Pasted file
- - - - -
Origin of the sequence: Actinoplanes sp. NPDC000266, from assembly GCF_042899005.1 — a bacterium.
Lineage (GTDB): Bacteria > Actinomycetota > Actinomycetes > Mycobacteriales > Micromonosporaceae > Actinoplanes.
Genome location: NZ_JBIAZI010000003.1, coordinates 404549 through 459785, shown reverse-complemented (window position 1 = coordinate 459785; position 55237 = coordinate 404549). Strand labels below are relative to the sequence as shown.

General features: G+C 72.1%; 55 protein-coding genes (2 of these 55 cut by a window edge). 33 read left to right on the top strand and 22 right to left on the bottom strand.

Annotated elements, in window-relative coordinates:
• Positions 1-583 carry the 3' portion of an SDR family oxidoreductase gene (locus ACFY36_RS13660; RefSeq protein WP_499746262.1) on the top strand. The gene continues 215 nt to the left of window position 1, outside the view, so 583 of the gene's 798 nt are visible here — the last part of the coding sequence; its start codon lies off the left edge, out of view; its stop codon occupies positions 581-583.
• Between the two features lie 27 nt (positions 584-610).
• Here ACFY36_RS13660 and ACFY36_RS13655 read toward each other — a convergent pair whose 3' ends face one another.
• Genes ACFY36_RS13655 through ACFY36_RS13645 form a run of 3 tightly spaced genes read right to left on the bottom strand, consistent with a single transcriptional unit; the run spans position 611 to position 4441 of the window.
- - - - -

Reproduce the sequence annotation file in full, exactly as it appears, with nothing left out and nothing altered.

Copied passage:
Origin of the sequence: Actinoplanes sp. NPDC000266, from assembly GCF_042899005.1 — a bacterium.
Lineage (GTDB): Bacteria > Actinomycetota > Actinomycetes > Mycobacteriales > Micromonosporaceae > Actinoplanes.
Genome location: NZ_JBIAZI010000003.1, coordinates 404549 through 459785, shown reverse-complemented (window position 1 = coordinate 459785; position 55237 = coordinate 404549). Strand labels below are relative to the sequence as shown.

General features: G+C 72.1%; 55 protein-coding genes (2 of these 55 cut by a window edge). 33 read left to right on the top strand and 22 right to left on the bottom strand.

Annotated elements, in window-relative coordinates:
• Positions 1-583 carry the 3' portion of an SDR family oxidoreductase gene (locus ACFY36_RS13660; RefSeq protein WP_499746262.1) on the top strand. The gene continues 215 nt to the left of window position 1, outside the view, so 583 of the gene's 798 nt are visible here — the last part of the coding sequence; its start codon lies off the left edge, out of view; its stop codon occupies positions 581-583.
• Between the two features lie 27 nt (positions 584-610).
• Here ACFY36_RS13660 and ACFY36_RS13655 read toward each other — a convergent pair whose 3' ends face one another.
• Genes ACFY36_RS13655 through ACFY36_RS13645 form a run of 3 tightly spaced genes read right to left on the bottom strand, consistent with a single transcriptional unit; the run spans position 611 to position 4441 of the window.